***   It should be noted that even before any histories of the N&A were covered in books, the Nelson & Albemarle Railway had already been featured in a major motion picture, 1941's "Virginia" staring Fred McMurray and Madeleine Carroll.  Though filmed on the C&O James River Line at Howardsville, it had originally been planned for filming at Esmont and the last minute move out to the C&O main line truly upset many country people in and around Esmont. It was this use of Howardsville depot as the mythical "Fairville" station that allowed my grandparents to become extras on the station platform at the beginning of the movie when the N&A train arrives into town.   ***
Sometime after completing his tales of the Nelson & Albemarle, Garth started a new focus on the Sacramento Northern interurban rail line in California. This interest had been born in his early years in California and created a passion that he had held for many years.  He already had photo collections of the SN and the new web format that was created was more in line with the documenting the history of the line and displaying photo evidence of and about the rail line.  The East Bay Hills Project formed the basis for this (http://eastbayhills project.org) and while this originally was hosted within Garth's personal web space it can now be found at http://www.wplives.org/sn/.  While that was Garth's focus for a time, he has always held varied interests and his focus now revolves around midieval re-enactments and archery.  His excellence as a missilier has been well recognized and he continues this as his primary avocation today.  Check out http://people.virginia.edu/~ggg9y/napier1.html for more of Garth's alter persona, Lord Mungo Napier.  As of June though, he was still working with the Library system at University of Virginia though I missed him on the 3 days that I spent buried in the reading room in the very next building!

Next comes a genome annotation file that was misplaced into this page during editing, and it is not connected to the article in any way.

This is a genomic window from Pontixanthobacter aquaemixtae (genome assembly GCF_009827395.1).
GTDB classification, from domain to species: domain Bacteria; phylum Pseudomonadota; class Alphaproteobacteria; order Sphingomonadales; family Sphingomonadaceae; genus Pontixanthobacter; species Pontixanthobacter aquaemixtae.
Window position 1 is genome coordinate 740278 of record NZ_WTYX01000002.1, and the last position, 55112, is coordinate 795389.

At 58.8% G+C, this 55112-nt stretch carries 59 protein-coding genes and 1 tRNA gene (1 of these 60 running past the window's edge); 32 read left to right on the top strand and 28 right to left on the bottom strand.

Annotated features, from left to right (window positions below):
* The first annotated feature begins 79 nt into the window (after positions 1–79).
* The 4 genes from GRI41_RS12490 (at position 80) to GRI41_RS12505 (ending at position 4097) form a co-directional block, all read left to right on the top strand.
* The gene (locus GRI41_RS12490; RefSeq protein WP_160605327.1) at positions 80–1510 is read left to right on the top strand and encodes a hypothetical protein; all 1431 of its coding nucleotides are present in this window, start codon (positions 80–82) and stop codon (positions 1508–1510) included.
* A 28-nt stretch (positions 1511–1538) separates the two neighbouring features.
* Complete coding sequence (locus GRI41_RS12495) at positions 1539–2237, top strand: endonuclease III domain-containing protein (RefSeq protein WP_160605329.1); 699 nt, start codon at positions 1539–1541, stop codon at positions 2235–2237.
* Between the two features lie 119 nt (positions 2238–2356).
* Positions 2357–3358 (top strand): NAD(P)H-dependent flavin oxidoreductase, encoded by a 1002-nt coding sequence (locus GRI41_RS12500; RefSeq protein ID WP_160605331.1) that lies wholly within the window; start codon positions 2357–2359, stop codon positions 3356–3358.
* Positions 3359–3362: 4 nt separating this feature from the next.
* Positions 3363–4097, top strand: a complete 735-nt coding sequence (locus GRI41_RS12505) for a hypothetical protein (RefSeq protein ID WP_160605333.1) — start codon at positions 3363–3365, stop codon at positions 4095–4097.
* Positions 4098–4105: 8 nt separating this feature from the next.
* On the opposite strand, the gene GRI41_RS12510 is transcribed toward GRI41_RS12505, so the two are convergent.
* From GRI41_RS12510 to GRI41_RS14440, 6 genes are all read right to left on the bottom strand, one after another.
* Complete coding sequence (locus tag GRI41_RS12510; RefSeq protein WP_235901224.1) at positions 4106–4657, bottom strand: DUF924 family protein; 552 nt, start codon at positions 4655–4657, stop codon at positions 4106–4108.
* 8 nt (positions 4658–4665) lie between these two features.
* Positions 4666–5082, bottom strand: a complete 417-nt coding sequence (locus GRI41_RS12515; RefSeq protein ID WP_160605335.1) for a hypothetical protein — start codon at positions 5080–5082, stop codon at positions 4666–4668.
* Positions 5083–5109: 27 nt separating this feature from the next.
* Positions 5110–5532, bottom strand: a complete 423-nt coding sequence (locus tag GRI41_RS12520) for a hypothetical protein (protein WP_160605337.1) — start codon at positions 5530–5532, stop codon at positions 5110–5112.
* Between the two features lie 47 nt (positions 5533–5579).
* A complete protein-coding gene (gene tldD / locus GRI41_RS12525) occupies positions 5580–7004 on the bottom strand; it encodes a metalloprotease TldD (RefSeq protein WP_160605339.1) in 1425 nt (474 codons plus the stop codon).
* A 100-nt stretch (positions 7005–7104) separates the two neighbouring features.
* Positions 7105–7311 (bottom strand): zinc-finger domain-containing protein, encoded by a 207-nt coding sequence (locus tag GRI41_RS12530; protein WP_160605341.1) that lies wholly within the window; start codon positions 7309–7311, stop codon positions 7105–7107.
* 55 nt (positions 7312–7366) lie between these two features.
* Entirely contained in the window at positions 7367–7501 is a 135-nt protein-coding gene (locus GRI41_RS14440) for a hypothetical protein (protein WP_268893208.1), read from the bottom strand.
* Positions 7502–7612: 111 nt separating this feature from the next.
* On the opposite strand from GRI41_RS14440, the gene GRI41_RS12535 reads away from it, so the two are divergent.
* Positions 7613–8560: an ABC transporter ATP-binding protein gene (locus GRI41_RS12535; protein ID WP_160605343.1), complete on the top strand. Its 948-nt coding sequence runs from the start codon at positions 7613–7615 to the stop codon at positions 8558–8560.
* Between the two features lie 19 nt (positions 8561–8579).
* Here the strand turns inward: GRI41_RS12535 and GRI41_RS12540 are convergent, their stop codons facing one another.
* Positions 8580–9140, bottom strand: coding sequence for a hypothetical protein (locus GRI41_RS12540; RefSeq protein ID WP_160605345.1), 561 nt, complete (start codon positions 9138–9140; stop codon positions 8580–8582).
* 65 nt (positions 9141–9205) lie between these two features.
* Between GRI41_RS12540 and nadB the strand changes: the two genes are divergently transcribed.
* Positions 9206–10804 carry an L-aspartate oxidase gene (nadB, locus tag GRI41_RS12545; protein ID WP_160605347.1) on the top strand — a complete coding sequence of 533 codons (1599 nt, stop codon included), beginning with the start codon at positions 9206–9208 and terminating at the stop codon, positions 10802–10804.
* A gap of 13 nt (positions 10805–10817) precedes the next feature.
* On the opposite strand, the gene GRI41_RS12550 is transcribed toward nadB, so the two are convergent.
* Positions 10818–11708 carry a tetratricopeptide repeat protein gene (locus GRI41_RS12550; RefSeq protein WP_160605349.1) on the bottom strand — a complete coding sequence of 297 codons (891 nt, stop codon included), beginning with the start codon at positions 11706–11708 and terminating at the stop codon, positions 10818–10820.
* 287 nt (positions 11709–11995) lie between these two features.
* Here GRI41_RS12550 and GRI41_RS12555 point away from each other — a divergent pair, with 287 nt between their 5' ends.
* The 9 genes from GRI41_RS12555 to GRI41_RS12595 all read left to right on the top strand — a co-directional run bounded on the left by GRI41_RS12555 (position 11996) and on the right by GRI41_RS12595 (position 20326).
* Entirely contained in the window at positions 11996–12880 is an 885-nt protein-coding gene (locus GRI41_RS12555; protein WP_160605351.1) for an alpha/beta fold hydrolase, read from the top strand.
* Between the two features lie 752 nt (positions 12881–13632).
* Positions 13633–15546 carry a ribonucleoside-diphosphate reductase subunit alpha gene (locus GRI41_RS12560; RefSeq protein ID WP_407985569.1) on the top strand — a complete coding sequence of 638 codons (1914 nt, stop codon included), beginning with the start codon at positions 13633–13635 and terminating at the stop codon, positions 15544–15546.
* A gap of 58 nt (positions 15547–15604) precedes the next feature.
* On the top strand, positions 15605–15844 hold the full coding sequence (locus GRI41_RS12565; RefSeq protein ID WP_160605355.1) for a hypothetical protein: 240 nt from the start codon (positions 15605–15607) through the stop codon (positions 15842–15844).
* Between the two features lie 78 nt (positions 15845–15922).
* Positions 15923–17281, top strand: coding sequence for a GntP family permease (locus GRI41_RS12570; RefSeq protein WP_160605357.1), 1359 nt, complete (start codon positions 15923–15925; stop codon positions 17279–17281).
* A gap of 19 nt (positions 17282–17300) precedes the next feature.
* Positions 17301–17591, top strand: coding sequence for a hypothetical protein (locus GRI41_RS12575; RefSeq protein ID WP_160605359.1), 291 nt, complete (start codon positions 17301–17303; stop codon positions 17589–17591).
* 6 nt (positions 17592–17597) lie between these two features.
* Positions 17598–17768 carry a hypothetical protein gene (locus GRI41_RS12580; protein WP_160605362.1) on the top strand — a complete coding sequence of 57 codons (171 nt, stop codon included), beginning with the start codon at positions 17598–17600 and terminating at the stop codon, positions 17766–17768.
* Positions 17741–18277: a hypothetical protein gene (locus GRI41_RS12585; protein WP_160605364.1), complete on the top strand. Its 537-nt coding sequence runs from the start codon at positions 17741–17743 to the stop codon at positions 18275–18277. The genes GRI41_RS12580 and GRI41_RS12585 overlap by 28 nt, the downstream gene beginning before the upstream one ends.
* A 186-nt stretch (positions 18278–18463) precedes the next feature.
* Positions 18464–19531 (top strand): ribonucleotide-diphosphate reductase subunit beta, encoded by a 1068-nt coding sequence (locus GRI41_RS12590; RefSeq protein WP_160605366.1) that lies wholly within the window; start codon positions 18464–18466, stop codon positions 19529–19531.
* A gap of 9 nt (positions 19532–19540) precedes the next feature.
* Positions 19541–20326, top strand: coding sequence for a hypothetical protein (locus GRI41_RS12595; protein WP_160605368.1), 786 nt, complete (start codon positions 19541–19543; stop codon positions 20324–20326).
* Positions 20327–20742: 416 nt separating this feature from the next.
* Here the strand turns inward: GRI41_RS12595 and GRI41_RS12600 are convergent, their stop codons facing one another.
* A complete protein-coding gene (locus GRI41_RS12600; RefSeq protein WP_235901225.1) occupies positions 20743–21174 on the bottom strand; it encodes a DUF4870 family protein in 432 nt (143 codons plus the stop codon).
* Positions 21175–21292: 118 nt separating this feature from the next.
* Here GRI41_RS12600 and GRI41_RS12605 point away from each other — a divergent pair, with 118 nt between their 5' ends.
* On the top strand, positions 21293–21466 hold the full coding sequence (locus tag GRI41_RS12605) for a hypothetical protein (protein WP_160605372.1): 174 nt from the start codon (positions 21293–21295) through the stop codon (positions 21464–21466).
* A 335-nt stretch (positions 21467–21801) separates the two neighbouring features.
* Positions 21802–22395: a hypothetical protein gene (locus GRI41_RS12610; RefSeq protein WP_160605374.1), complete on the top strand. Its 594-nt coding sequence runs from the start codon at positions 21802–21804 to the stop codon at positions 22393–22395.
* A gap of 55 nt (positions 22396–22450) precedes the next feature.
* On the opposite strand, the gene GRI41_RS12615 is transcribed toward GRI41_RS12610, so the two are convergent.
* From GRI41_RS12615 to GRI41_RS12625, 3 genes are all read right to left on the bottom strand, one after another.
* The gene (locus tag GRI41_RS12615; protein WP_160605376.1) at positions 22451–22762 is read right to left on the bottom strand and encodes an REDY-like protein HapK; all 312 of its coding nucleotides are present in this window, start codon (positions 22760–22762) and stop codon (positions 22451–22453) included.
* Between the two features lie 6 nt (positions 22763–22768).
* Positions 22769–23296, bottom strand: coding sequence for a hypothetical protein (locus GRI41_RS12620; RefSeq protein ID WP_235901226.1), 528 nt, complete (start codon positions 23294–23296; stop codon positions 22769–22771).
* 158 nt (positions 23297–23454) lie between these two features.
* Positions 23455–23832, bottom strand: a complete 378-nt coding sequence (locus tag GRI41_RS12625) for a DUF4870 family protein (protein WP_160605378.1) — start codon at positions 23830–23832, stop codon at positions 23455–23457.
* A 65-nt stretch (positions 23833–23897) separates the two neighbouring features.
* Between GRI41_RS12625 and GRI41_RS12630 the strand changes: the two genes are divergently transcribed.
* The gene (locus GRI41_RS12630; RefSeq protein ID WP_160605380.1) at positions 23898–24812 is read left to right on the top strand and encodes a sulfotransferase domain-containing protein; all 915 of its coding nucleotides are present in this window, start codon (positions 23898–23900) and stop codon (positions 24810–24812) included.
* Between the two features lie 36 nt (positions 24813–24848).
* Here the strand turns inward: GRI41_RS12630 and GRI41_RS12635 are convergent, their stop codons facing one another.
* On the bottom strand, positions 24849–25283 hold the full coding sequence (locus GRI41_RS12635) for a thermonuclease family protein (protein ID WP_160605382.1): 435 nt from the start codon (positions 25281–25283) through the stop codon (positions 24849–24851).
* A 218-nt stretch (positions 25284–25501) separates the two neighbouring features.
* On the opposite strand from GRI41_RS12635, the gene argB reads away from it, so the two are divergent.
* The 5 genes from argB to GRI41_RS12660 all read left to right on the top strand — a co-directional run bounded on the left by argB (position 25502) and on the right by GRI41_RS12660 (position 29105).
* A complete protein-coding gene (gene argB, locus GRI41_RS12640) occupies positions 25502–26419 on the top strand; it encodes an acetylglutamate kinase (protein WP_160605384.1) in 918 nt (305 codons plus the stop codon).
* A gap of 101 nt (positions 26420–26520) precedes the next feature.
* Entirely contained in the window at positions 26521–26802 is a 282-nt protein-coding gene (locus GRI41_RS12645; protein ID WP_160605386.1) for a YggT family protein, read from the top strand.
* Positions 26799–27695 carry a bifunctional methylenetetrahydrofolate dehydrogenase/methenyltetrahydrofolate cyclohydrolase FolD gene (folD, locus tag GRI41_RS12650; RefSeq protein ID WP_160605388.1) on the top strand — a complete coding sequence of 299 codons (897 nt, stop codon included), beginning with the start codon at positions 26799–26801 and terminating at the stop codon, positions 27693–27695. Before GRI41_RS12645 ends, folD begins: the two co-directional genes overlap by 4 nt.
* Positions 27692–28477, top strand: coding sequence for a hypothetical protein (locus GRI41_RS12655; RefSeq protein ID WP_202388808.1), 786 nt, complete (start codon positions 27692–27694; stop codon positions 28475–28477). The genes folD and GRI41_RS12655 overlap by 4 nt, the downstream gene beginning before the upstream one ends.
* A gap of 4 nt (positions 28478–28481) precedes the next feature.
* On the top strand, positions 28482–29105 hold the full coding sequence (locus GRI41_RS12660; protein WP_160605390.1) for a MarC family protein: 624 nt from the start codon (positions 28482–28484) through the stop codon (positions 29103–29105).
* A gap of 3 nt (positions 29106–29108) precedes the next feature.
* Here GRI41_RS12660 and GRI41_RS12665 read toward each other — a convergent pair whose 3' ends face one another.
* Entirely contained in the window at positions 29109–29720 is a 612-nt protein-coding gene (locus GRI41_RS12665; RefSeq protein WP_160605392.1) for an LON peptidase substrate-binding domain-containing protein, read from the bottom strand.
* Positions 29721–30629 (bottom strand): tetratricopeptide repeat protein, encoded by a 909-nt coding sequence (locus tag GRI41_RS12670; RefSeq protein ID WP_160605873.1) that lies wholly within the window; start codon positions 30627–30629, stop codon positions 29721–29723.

Eighteen years after Garth Groff completed his booklet, in 2009, this author initiated a new journey for the historical preservation of the Nelson & Albemarle Railway by creating this website and dedicating much time and effort to linking together the many publications, web-references, photographs, and memorabilia that had never before been compiled in one place.  We can only hope that our path is bringing recognition to Garth Groff and those like Garth that have gone before us.
Send email to NelsonAlbemarle@comcast.net if you have any comments or questions or wish to contribute to future articles.  Copyright 2013 - Nelson & Albemarle Railway Historical Society.